Podcasts to Engage Youth
After feeling inspired by these podcasters, use Education Closet’s K-12 Educator’s Guide to Podcasting to support podcast programming in your classroom. From a listening centre to the rich curriculum connections in communication and media literacy, podcasts are a great way to engage, empower and authentically capture youth voices.
Tai Asks Why
Episode: Freckles, Video Games, and Climate-Changing Farts (All ages) Tai Poole, 14-years-old, talks with a meteorologist to answer the silly, yet scientific, question, “Are farts changing the climate?” Johanna Wagstaffe shares how we can reduce our carbon footprints and work towards restoring the health of our planet in this CBC podcast.
Fun Kids Science Weekly
Episode: Cooling the Climate and The Blue Angel Sea Slug (All ages) Hosted by United Kingdom’s Fun Kids host Dan, this weekly, 25-minute, attention-grabbing science podcast for kids takes a look at the week’s biggest science stories. In this episode, Dan gives easy-to-implement ideas on how families can make sustainable change and influence others around them to do the same.
Wow in the World
Episode: Operation Earth: How to Be Cool to a Planet That’s Hot (All Ages) NPR’s Guy Raz and Mindy Thomas go back in time to protect our future asking the who, what, when, where, why and how in the world of climate change heroes. This podcast explores the latest news in science, technology and innovation and aims to give kids hope and agency.
Good Night Stories for Rebel Girls
Episode: Greta Thunberg, read by Jameela Jamil (Ages 8-13) Based on the bestselling book series by the same name, this podcast is an audio adventure of diverse stories about extraordinary women from the past and present, meant to inspire girls to pursue their dreams without limits. For climate connections find episodes about Jane Goodall from conservation photographer Cristina Mittermeier or Greta Thunberg from mental health advocate and feminist Jameela Jamil.
Shaping a Fairer World with SDGs
Episode: Ananya Chopra – 11-year-old Student Supporting Sports and SDGs While there are so many great speakers throughout this podcast, episode one is a good place to start with Ananya, an 11-yearold blogger who makes videos on the UN Sustainable Development Goals and Sports. Namya Joshi, one of India’s top tech-savvy students, in part for her project “Magical World of Books Leading to #SDG’s 2030” (episode three), and Siddharth Satish, a high school junior with his own podcast centred on fostering better communication and cross-cultural conversation (episode eleven), are also helpful in inspiring students.
Youth Leaders to Follow
Savi Gellatly-Ladd, 18, Toronto (@yellowpeach.es)
A speaker at the Global Climate Strike Toronto, when Savi was asked for tips for other youth activists, she said, “I suggest joining a climate justice organization near you. It is so important that we take it further than individual steps and move towards collective action!”
Autumn Peltier, 16, Wiikwemkoong Unceded Territory, Ontario (@autumn.peltier)
Autumn was just eight years old when she started advocating for clean water in Indigenous communities in Canada and around the world. On more than one occasion, Autumn has addressed hundreds of international guests at the United Nations asking them to “Warrior up” and take a stand for our planet.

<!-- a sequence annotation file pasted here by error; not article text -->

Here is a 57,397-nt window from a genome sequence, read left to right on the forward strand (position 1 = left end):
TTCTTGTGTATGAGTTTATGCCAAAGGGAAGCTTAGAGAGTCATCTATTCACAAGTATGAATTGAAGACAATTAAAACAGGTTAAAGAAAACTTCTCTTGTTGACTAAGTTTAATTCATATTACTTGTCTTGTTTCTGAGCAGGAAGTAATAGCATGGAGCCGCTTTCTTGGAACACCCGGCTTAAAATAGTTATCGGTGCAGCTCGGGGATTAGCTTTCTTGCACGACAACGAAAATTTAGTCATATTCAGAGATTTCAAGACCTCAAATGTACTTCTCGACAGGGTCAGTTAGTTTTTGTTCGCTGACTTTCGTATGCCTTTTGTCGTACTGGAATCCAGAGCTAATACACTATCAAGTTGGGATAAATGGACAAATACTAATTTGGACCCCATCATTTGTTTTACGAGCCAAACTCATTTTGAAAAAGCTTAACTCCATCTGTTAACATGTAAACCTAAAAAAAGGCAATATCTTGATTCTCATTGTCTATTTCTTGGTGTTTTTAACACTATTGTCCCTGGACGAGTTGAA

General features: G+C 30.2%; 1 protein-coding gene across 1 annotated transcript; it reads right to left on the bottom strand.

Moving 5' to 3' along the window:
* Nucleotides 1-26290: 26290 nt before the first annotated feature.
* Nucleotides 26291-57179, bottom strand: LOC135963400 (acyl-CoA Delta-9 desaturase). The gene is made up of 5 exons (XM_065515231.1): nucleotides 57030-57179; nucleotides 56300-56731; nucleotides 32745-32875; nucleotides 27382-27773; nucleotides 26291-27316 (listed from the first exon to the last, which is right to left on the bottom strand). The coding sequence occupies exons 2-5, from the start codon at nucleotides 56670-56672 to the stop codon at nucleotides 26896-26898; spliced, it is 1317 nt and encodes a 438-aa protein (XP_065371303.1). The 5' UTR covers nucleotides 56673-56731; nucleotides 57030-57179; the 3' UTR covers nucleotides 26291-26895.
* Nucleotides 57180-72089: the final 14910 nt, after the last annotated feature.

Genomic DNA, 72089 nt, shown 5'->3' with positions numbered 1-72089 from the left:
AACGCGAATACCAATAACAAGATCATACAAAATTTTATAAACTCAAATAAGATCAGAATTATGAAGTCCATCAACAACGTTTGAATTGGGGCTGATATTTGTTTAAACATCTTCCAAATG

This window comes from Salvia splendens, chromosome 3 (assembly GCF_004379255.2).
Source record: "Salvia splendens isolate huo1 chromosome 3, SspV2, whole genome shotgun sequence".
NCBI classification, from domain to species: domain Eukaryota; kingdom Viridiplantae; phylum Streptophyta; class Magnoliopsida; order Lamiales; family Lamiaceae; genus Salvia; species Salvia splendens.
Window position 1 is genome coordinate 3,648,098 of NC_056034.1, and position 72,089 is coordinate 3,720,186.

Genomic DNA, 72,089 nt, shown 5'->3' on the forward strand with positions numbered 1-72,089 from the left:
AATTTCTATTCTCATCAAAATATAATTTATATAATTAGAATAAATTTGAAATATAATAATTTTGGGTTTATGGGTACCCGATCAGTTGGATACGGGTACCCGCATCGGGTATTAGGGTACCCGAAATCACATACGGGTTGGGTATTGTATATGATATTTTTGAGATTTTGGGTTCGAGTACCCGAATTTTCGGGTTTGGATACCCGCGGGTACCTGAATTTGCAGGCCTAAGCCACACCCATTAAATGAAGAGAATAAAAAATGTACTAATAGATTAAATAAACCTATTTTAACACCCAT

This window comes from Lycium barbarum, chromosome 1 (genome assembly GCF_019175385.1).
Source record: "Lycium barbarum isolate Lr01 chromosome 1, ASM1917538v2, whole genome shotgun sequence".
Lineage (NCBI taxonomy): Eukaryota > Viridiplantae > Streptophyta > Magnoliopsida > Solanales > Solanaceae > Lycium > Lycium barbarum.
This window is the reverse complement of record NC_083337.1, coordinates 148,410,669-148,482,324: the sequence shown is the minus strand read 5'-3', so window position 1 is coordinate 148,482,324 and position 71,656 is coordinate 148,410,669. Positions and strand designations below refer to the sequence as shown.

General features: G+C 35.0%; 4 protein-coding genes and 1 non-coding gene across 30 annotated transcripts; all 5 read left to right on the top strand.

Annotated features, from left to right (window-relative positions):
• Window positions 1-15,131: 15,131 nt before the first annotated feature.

Sophia Mathur, 13, Sudbury (@sophiamathur)
At just 11, Mathur is credited with bringing Greta Thunberg’s Fridays for Future international protest to Canada. She is one of seven young people taking the Ford government to court for weakening Ontario’s 2030 climate target, sat on a panel with Greta in New York on climate activism, and is featured with David Suzuki in The Nature of Things’ new documentary Rebellion.
Nkosilathi Nyathi, 17, Zimbabwe (nyathinkosilath_official05)
In Africa, the effects of climate change are already being felt, making connecting with the voices of climate activists from the continent even more important. Nkosi began advocating for climate change and environmental issues at 10 years old and has recently been appointed as a UNICEF Youth Climate Advocate.
Melati Wijsen, 19, Bali (@melatiwijsen)
Melati co-founded the youth-driven NGO Bye Bye Plastic Bags at the age of 12 with her younger sister, Isabel, then 10, with the goal of eliminating the use of single-use plastic bags in Bali after being inspired by a lesson in school about Nelson Mandela and Mahatma Gandhi.
Indispensable Resources for Climate Education
World’s Largest Lesson
If you haven’t answered the Global Call to Climate Learning yet from the World’s Largest Lesson, it’s time. The extensive and growing resource bank of creative tools for educators and action-focussed learning experiences for young people from ages four to 18 builds skills and motivates participants to take action for the United Nations Sustainable Development Goals.
Learning for a Sustainable Future (LSF)
Their weekly Learning Inside Out emails rotate between Step Outside Nature Guides, focussed on connecting seasonal happenings to nature conversations in the classroom, and the Sustainable Development Goals, resources covering everything from climate change to equity. With teacher webinars, virtual youth forums, the Resources for Rethinking database with optimized search features by grade or subject, the curated lesson list in Climate Change Resources for Teachers 2020 guide and funding opportunities to support your projects, LSF is here to help integrate sustainability education into Canada’s education system.
Sarah Lowes is a member of the Halton Teacher Local.